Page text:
Co-op People
Kaye Northcott
Retiring editor ready for travel, garden patch

Will Van Overbeek

Lifelong journalist Kaye Northcott retired as editor of Texas Co-op Power magazine May 1, after a decadelong tenure. She answered a few questions before she headed for new adventures.

Q. Why are you retiring?

A. I’m 67, and I figured out that I have been on deadline for 45 years—counting back to college newspaper days. I want to work at my own pace, read till the early hours, do some longer writing and enjoy myself. I intend to travel broadly and spend more time outdoors gardening and observing nature.

Q. Have you liked working at Texas Co-op Power?

A. Absolutely. It’s one of the two best jobs I’ve had. The other was editing The Texas Observer. The Observer had a devoted readership of about 13,000. Texas Co-op Power has a circulation of 1.2 million. But I felt the same sense of family from both publications. And the staff and co-op leadership are wonderful.

Q. Will you continue to write for the magazine?

A. Yes. I already have some assignments and am contemplating more.

Q. How much did you know about electric cooperatives before you came to work here?

A. I had a general appreciation of co-ops, but I had no idea they were such a widespread business model. As long as people are willing to take responsibility to improve their lives and their communities, co-ops should flourish. And now I am a zealous advocate for them.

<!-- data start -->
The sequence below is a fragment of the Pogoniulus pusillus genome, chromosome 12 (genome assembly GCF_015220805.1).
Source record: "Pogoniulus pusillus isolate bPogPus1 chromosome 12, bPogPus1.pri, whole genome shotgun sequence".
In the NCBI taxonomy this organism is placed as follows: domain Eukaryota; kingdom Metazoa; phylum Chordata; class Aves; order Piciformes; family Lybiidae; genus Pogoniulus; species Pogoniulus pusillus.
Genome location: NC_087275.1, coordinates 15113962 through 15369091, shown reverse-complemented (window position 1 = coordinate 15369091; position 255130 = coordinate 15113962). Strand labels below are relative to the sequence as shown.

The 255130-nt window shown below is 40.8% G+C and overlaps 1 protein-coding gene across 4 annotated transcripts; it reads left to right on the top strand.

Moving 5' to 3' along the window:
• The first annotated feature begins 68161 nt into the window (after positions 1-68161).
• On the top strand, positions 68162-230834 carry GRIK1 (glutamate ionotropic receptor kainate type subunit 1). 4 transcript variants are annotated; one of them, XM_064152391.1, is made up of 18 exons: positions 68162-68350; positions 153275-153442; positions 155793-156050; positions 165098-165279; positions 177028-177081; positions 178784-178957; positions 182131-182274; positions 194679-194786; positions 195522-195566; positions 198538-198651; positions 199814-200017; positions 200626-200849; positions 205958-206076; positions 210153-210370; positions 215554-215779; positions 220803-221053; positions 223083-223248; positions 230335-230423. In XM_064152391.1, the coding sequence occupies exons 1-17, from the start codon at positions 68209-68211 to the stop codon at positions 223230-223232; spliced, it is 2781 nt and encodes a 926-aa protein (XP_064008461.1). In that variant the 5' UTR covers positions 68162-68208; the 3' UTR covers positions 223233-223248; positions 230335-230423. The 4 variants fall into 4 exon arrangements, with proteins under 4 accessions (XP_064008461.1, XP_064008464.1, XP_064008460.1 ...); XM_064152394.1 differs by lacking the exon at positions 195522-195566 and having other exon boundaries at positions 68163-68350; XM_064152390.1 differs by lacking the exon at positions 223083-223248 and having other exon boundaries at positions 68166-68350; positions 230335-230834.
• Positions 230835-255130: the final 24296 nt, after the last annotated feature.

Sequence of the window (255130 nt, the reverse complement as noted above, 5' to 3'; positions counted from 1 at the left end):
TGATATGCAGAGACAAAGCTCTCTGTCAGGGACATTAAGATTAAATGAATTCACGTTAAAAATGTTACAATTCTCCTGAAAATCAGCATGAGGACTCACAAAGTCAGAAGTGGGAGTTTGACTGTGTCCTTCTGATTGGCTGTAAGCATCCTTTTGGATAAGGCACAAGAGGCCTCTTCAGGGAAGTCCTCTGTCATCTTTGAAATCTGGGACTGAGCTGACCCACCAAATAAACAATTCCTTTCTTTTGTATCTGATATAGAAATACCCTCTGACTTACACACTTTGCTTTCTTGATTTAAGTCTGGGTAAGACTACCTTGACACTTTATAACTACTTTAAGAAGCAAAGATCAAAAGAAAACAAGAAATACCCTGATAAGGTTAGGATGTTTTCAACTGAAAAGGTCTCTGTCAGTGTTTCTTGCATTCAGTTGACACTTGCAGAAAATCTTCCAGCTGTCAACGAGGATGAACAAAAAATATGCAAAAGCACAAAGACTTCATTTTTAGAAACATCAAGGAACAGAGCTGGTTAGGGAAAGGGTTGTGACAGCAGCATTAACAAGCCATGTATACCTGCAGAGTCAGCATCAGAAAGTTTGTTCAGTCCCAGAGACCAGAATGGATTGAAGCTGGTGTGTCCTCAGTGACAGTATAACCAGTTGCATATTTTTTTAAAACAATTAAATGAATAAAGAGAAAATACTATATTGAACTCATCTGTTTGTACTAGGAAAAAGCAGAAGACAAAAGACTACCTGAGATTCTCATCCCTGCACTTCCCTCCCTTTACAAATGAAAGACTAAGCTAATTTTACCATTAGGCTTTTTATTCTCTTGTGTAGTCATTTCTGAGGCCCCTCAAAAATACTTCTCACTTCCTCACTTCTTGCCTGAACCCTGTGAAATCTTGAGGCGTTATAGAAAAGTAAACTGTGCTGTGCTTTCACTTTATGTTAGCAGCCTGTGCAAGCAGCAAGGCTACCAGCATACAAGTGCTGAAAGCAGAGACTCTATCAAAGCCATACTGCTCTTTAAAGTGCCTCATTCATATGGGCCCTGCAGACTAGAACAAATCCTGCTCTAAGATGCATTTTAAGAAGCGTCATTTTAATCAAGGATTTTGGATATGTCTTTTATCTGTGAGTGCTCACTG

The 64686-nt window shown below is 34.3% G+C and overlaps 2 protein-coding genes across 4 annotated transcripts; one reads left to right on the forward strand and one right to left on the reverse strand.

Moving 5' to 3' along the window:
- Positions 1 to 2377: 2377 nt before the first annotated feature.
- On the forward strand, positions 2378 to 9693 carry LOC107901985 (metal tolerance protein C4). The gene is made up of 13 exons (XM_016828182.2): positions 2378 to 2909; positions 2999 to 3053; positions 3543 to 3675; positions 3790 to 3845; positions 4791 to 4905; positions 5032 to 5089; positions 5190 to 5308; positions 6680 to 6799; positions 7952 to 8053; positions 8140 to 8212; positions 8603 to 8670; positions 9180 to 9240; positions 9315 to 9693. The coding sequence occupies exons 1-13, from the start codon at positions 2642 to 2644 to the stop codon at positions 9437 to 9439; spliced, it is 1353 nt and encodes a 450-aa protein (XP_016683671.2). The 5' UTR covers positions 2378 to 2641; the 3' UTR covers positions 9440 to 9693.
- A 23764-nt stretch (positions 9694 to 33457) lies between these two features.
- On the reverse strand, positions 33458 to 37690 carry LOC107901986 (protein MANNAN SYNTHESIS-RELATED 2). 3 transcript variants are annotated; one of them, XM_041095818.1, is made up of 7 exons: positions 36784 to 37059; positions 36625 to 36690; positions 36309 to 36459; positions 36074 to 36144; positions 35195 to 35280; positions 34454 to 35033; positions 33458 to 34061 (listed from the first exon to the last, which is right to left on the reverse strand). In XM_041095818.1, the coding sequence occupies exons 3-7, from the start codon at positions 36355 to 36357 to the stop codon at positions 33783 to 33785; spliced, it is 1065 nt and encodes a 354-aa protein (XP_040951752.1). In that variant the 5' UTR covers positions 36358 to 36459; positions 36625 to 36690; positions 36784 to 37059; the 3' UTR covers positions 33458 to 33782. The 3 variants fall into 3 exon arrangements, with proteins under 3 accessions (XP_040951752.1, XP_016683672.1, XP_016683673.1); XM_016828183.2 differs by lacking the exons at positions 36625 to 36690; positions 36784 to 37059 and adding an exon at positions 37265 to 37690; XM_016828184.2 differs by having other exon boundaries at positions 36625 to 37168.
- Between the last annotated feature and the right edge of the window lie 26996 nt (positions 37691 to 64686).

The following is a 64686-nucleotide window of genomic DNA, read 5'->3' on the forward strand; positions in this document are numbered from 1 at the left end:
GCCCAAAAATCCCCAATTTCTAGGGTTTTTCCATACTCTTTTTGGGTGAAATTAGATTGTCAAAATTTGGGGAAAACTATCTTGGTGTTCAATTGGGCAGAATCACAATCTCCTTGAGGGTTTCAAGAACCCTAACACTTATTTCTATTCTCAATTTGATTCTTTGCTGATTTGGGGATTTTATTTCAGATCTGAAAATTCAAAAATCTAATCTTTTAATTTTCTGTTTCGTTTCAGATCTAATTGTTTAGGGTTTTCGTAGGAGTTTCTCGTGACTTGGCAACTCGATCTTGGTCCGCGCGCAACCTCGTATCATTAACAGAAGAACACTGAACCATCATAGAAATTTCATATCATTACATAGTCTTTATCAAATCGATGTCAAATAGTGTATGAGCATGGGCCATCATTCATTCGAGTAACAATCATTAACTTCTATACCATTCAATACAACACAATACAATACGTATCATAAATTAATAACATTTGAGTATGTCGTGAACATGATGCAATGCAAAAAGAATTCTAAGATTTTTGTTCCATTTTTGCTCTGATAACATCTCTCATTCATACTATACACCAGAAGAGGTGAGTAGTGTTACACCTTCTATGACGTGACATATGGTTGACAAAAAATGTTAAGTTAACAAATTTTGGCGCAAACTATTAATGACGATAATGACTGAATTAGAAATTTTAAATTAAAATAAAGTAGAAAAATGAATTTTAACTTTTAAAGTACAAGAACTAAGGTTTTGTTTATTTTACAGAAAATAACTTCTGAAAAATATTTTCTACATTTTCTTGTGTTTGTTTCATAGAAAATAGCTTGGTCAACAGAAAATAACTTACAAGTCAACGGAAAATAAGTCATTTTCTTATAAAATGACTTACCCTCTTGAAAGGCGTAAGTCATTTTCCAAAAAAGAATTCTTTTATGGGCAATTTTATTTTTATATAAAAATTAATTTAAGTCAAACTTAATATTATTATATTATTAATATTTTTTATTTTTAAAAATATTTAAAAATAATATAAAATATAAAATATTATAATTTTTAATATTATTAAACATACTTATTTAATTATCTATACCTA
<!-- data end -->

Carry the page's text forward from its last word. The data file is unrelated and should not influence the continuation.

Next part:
Q. What is your impression about Texas Co-op Power readers?

A. Salt of the earth. We get a lot of personal feedback. I get photos of grandchildren, odd insects, hay crops, gardens, pets, ancestors, etc. Most readers who write to us offer personal observations. Some of the most interesting e-mails and letters are from people who have a connection to one of our stories. You would be amazed at how many people wrote to us about the Fort Worth Masonic Home and the Mighty Mites football team and Sally Rand, for example.

Freelancers say they have more fun writing for this magazine than for other publications because they hear from the readers. The girl who sat behind you in the fourth grade writes, and so does your first boyfriend. At last count, Juddi Morris, who recently did a piece on pimento cheese, had received 14  e-mails and letters from readers wanting to tell her about their own recipes.

Have a suggestion for a future Co-op People? E-mail Charles Boisseau at editor@texas-ec.org.


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